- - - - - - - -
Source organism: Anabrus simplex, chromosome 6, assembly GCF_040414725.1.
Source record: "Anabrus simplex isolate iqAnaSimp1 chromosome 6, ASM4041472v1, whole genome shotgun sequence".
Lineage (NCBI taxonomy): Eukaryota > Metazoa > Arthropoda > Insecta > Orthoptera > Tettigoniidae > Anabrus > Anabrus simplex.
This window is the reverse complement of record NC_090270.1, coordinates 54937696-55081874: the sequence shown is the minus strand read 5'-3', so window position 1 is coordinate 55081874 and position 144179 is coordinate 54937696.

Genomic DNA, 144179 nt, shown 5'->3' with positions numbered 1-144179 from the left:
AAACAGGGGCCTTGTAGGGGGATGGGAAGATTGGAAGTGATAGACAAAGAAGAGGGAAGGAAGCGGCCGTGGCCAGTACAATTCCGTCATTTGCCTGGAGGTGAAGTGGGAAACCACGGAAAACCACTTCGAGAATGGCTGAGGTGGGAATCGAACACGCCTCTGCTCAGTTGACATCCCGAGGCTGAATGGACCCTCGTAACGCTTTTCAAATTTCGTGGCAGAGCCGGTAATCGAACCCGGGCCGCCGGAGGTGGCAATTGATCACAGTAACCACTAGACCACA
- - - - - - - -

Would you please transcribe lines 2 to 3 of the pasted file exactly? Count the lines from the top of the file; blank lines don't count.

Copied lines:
Source record: "Anabrus simplex isolate iqAnaSimp1 chromosome 6, ASM4041472v1, whole genome shotgun sequence".
Lineage (NCBI taxonomy): Eukaryota > Metazoa > Arthropoda > Insecta > Orthoptera > Tettigoniidae > Anabrus > Anabrus simplex.